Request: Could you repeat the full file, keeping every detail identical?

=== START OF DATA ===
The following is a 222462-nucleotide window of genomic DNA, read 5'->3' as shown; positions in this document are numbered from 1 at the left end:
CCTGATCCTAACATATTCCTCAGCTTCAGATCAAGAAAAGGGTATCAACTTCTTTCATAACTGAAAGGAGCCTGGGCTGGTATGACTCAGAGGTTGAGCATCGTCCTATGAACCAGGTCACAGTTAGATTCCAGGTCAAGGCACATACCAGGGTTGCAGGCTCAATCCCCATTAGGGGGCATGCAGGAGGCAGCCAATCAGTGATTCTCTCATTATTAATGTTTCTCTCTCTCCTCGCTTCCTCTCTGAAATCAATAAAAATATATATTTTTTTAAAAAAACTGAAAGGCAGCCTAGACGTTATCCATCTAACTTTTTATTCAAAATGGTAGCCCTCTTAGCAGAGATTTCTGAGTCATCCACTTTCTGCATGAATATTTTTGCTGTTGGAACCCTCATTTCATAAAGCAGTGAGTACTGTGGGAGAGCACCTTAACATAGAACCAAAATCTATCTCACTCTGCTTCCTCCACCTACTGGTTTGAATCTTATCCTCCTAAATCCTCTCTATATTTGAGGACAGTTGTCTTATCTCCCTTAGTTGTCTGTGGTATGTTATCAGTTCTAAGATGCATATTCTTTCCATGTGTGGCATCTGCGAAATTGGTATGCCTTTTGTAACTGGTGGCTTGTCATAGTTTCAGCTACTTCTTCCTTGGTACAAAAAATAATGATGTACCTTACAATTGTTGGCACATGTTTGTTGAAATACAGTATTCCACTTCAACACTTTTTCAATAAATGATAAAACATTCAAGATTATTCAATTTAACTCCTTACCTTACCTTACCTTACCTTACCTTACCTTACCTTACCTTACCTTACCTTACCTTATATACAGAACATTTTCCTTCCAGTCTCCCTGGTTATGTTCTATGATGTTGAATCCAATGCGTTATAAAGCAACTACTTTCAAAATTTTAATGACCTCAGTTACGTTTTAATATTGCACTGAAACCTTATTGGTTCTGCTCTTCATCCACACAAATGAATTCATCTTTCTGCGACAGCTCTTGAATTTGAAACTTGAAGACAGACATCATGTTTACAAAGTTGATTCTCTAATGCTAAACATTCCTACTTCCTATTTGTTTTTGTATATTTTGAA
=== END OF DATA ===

The following is a 222462-nucleotide window of genomic DNA, read 5'->3' as shown; positions in this document are numbered from 1 at the left end:
CCTGATCCTAACATATTCCTCAGCTTCAGATCAAGAAAAGGGTATCAACTTCTTTCATAACTGAAAGGAGCCTGGGCTGGTATGACTCAGAGGTTGAGCATCGTCCTATGAACCAGGTCACAGTTAGATTCCAGGTCAAGGCACATACCAGGGTTGCAGGCTCAATCCCCATTAGGGGGCATGCAGGAGGCAGCCAATCAGTGATTCTCTCATTATTAATGTTTCTCTCTCTCCTCGCTTCCTCTCTGAAATCAATAAAAATATATATTTTTTTAAAAAAACTGAAAGGCAGCCTAGACGTTATCCATCTAACTTTTTATTCAAAATGGTAGCCCTCTTAGCAGAGATTTCTGAGTCATCCACTTTCTGCATGAATATTTTTGCTGTTGGAACCCTCATTTCATAAAGCAGTGAGTACTGTGGGAGAGCACCTTAACATAGAACCAAAATCTATCTCACTCTGCTTCCTCCACCTACTGGTTTGAATCTTATCCTCCTAAATCCTCTCTATATTTGAGGACAGTTGTCTTATCTCCCTTAGTTGTCTGTGGTATGTTATCAGTTCTAAGATGCATATTCTTTCCATGTGTGGCATCTGCGAAATTGGTATGCCTTTTGTAACTGGTGGCTTGTCATAGTTTCAGCTACTTCTTCCTTGGTACAAAAAATAATGATGTACCTTACAATTGTTGGCACATGTTTGTTGAAATACAGTATTCCACTTCAACACTTTTTCAATAAATGATAAAACATTCAAGATTATTCAATTTAACTCCTTACCTTACCTTACCTTACCTTACCTTACCTTACCTTACCTTACCTTACCTTACCTTATATACAGAACATTTTCCTTCCAGTCTCCCTGGTTATGTTCTATGATGTTGAATCCAATGCGTTATAAAGCAACTACTTTCAAAATTTTAATGACCTCAGTTACGTTTTAATATTGCACTGAAACCTTATTGGTTCTGCTCTTCATCCACACAAATGAATTCATCTTTCTGCGACAGCTCTTGAATTTGAAACTTGAAGACAGACATCATGTTTACAAAGTTGATTCTCTAATGCTAAACATTCCTACTTCCTATTTGTTTTTGTATATTTTGAA